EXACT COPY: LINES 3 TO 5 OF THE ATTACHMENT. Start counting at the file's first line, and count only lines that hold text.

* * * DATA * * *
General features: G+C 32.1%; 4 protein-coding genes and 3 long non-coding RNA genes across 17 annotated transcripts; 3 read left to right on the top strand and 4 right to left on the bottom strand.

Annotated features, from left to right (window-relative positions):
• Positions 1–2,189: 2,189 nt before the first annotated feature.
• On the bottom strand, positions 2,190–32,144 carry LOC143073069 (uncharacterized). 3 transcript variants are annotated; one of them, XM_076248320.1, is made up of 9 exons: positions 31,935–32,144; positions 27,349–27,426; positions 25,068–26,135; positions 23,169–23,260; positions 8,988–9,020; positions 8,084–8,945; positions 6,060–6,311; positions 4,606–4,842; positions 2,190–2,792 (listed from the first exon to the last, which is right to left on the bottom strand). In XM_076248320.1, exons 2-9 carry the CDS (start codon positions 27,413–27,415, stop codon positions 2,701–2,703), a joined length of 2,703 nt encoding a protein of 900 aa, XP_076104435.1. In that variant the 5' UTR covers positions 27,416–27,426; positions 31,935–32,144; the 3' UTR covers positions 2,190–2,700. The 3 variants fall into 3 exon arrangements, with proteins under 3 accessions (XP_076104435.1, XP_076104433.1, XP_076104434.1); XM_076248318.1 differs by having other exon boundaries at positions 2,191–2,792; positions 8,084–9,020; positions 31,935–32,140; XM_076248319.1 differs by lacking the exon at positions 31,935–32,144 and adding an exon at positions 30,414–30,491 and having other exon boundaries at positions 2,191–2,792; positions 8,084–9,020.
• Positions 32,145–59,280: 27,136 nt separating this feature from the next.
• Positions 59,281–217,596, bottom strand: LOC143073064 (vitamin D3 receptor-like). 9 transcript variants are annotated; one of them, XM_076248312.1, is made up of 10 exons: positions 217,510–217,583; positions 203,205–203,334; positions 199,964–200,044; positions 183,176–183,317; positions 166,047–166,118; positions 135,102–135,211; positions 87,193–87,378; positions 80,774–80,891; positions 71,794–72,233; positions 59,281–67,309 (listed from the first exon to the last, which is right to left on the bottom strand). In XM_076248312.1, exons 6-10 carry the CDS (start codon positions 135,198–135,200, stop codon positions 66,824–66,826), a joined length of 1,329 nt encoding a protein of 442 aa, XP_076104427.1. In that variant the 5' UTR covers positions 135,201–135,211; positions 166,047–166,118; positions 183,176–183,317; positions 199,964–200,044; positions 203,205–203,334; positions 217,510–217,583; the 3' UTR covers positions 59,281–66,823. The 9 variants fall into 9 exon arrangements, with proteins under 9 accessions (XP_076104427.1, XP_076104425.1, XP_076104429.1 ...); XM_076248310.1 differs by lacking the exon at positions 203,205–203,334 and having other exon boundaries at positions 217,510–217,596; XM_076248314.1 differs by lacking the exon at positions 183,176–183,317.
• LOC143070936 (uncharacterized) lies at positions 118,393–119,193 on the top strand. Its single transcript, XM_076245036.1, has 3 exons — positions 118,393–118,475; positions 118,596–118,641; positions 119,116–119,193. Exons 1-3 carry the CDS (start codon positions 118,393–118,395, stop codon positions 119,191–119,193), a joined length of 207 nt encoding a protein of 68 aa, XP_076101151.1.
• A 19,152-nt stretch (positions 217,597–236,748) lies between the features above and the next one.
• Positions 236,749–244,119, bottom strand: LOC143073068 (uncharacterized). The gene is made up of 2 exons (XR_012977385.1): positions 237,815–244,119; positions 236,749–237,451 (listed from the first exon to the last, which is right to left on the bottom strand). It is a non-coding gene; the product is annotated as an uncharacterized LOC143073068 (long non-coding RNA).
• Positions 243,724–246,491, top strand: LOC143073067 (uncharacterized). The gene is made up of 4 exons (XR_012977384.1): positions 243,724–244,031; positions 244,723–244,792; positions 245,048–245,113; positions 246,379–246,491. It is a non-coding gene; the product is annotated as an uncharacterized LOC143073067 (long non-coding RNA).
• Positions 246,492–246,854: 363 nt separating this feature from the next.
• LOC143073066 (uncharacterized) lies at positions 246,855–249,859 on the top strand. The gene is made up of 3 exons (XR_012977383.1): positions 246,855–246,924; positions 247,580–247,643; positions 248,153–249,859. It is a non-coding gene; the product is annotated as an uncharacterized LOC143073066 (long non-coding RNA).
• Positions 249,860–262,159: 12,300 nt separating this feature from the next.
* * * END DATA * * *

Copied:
• Positions 1–2,189: 2,189 nt before the first annotated feature.
• On the bottom strand, positions 2,190–32,144 carry LOC143073069 (uncharacterized). 3 transcript variants are annotated; one of them, XM_076248320.1, is made up of 9 exons: positions 31,935–32,144; positions 27,349–27,426; positions 25,068–26,135; positions 23,169–23,260; positions 8,988–9,020; positions 8,084–8,945; positions 6,060–6,311; positions 4,606–4,842; positions 2,190–2,792 (listed from the first exon to the last, which is right to left on the bottom strand). In XM_076248320.1, exons 2-9 carry the CDS (start codon positions 27,413–27,415, stop codon positions 2,701–2,703), a joined length of 2,703 nt encoding a protein of 900 aa, XP_076104435.1. In that variant the 5' UTR covers positions 27,416–27,426; positions 31,935–32,144; the 3' UTR covers positions 2,190–2,700. The 3 variants fall into 3 exon arrangements, with proteins under 3 accessions (XP_076104435.1, XP_076104433.1, XP_076104434.1); XM_076248318.1 differs by having other exon boundaries at positions 2,191–2,792; positions 8,084–9,020; positions 31,935–32,140; XM_076248319.1 differs by lacking the exon at positions 31,935–32,144 and adding an exon at positions 30,414–30,491 and having other exon boundaries at positions 2,191–2,792; positions 8,084–9,020.
• Positions 32,145–59,280: 27,136 nt separating this feature from the next.